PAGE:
This article was originally published by the Honolulu Advertiser – http://www.honoluluadvertiser.com/apps/pbcs.dll/article?AID=/20080824/SPORTS01/808240378/-1/RSS03
By Dayton Morinaga
Advertiser Staff Writer
A lot of practice in little waves led to a big victory for Chuck Inman and Tiffany Rabacal.
nman and Rabacal won the Waikiki Sandbox Bar World Title of Tandem Surfing contest yesterday at Kuhio Beach, Waikiki.
The event is considered the world championship for the sport, and the best international teams competed this week.
“This is huge,” Inman said. “We practice right here in Waikiki just about every day. All that practice was basically in preparation for this day. It shows that hard work pays off.”
Inman and Rabacal both live in Waikiki, so they practice there regardless of the conditions.
As Rabacal put it: “We’re out here when it’s good and we’re out here when it sucks. The waves kind of sucked today, but we’ve been in this before. We were prepared for it.”
The waves yesterday were in the 1- to 2-foot range, and inconsistent.
Inman is a personal trainer, and Rabacal is a former cheerleader at Hawai’i Pacific University. Their athleticism was on display in the final, as they completed some of the most difficult maneuvers in the sport.
In tandem surfing, scores are based on several variables, including style, completion of the maneuvers, and degree of difficulty.
“It was a wave-starved heat,” Inman said. “It could have been anybody’s game, so we just did everything we could when ever we did find a wave.”
Inman and Rabacal placed second last year to Kalani Vierra and Blanche Yoshida.
“We were in the water practicing the very next day,” Inman said.
It was the third year that the World Title contest has been staged in Waikiki, and Hawai’i tandems have won all three.
Rico Leroy and Sarah Burel of France placed second yesterday, but clinched the 2008 world tour championship.
Brian Keaulana and Kathy Terada of Makaha placed third. They won the title in 2006.
Appleby beats the men to win SUP pro event
Candice Appleby made history in the C4 Waterman/Honolua Surf Stand-Up Paddle contest at Kuhio Beach.
She beat the top men to win the pro division, then beat the top females to win the women’s division.
The sport was revived in competition form in 2006, and Appleby is the first female to beat the men in a professional contest.
“Today was a total dream come true,” said Appleby, 22. “God was with me all the way on every wave.”
Noland Martin of Makaha placed second, Noah Shimabukuro of Maui was third, and Brian Keaulana of Makaha was fourth.
Appleby’s two best waves received scores of 6.05 and 6.0 for a total of 12.05. It was enough to edge Martin’s total of 11.65.
“I felt honored to be in a heat with them,” Appleby said. “All those guys … I learned from watching them. They inspired me to do what I do.”
Appleby resides in Waikiki, and is a student at the University of Hawai’i.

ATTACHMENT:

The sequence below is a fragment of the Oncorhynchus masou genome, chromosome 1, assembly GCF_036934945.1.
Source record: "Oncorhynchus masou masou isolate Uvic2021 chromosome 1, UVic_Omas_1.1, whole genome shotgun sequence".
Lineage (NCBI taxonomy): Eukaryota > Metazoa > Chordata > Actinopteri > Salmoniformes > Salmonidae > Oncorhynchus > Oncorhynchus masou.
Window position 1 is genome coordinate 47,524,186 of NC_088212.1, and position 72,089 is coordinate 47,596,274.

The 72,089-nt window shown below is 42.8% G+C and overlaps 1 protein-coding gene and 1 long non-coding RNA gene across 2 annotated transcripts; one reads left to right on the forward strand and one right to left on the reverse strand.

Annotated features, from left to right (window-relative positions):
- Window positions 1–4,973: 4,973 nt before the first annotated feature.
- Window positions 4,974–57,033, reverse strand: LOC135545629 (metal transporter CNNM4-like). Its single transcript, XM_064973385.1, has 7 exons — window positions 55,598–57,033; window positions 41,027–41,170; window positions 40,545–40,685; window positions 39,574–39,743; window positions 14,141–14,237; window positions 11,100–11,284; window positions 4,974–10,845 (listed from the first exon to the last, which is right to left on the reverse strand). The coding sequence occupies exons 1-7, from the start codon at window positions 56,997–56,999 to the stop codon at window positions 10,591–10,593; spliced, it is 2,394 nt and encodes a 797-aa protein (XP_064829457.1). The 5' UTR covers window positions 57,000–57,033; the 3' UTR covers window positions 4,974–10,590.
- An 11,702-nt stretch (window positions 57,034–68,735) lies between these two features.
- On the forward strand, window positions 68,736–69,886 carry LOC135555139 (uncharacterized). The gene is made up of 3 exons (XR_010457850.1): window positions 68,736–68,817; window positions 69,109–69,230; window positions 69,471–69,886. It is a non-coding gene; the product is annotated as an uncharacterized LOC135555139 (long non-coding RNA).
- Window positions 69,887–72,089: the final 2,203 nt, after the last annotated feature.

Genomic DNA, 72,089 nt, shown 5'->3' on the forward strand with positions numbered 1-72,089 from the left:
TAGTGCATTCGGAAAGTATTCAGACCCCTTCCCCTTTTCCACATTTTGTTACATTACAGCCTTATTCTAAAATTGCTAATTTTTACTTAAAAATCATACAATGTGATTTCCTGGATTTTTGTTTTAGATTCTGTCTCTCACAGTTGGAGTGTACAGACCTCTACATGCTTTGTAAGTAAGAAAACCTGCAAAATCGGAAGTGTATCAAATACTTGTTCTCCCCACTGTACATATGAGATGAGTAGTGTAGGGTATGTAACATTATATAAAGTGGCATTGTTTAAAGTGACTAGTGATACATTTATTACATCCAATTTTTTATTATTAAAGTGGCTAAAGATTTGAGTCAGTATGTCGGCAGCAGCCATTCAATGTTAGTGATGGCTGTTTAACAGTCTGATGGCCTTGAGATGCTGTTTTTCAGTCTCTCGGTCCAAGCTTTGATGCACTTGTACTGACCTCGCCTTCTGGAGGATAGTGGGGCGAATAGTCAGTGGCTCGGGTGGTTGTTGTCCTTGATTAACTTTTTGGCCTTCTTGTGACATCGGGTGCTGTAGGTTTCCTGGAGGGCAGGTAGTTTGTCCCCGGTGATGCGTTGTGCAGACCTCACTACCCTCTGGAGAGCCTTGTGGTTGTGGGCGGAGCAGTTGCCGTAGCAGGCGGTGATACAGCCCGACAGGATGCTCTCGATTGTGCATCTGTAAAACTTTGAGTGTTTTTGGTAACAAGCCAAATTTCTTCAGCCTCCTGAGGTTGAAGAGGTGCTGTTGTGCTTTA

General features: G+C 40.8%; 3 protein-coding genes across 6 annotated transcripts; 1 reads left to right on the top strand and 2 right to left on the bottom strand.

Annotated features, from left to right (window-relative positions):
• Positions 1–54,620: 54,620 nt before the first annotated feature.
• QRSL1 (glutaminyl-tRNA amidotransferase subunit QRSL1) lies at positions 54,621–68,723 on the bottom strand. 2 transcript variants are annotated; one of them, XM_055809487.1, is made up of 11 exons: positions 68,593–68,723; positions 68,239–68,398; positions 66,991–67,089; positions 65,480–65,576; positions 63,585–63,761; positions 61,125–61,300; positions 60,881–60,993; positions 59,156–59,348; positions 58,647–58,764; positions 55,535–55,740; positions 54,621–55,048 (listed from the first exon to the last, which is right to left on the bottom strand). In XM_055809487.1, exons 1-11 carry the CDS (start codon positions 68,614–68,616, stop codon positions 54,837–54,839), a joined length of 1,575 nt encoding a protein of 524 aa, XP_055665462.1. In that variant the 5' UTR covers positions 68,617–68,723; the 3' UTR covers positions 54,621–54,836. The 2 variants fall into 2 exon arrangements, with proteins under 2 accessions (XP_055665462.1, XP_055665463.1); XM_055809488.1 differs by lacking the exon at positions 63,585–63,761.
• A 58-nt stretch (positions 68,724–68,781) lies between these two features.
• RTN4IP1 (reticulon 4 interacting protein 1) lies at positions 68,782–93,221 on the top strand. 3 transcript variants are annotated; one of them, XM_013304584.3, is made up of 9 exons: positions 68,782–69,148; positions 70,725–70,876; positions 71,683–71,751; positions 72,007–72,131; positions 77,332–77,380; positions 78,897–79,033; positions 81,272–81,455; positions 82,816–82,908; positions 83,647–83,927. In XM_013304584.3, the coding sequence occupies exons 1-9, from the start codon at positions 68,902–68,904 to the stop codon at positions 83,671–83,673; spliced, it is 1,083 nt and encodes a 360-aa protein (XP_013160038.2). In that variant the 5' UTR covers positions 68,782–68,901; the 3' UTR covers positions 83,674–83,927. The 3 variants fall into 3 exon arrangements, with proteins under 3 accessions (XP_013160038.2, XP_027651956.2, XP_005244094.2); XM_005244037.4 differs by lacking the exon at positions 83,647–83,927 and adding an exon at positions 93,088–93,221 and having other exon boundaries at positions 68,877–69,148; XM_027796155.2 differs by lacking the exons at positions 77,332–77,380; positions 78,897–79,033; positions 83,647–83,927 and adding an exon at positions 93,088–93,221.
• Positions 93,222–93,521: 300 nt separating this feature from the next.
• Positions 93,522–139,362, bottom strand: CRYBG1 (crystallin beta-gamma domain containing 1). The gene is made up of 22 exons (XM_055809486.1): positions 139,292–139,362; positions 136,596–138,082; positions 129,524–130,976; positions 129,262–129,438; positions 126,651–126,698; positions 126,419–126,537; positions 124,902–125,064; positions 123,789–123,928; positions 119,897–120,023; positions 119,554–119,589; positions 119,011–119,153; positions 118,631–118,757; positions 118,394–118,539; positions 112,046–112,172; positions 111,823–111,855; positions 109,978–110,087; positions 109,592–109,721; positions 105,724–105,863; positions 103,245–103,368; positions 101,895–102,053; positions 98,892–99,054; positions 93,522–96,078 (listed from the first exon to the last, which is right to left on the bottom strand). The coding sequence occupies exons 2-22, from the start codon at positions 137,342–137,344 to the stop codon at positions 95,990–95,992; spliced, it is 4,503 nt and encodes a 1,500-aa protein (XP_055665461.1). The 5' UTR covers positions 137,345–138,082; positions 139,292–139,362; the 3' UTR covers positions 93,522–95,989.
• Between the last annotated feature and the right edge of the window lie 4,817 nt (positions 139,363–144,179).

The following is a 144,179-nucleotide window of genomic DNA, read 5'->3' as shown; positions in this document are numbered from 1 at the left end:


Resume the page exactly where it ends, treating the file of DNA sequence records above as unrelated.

Keaulana, one of the leaders of the SUP revival, said Appleby deserved the victory.
“She did her thing and everything fell her way,” he said. “I have no complaints about her winning.”
After winning the 30-minute pro final, Appleby stayed in the water and won the 20-minute women’s final.
Kai Lenny won the junior division and Slater Trout won the amateur division.
Rocheleau repeats in paddleboard race
Brian Rocheleau won the C4 Waterman/Honolua Surf Hawai’i Paddleboard Championship race for the second consecutive year.
Rocheleau completed the 10-mile course from Maunalua Bay to Kuhio Beach in 1 hour, 27 minutes, 21 seconds.
“I really look forward to this race,” said Rocheleau, who is 32 and a member of the Honolulu Fire Department. “Usually the beach is empty when we finish our races, so to come in to all these people on the beach, it’s really neat.”
Mikey Cote placed second in 1:29:35. Kanesa Duncan won the women’s division in 1:41:49.
Rocheleau’s race was mostly against Guy Pere from the stand-up paddle (SUP) division.
“Guy was in front of me most of the way, so he was like my carrot I had to chase,” Rocheleau said. “When the water calmed down (just before Waikiki), I was able to move in.”
Pere won the SUP division, and came in just behind Rocheleau at 1:29:16.
“I knew he was there, but I didn’t want to turn around,” Pere said. “Sure enough, when I turned the corner by Outrigger (Canoe Club), he was on the inside and I saw him switch gears and go right by me.”
Roller wins AccesSurf challenged athlete final
Rodney Roller of California won the inaugural AccesSurf Challenged Athlete Division event at Kuhio Beach.
The event was for surfers overcoming muscular dystrophy, quadriplegia, paraplegia or amputation.
Roller, 41, had his right leg amputated below the knee after an industrial accident in 1990. He has been surfing as an amputee for 10 years and is a co-founder of the Association of Amputee Surfers.
“It was quite fun out there,” he said. “It was an honor to be a part of this event for the first time. I plan to be back next year and bring more surfers with me.”
All of yesterday’s events were part of the Duke’s OceanFest. The OceanFest will conclude today with a surf polo tournament at the Hilton Hawaiian Village Lagoon.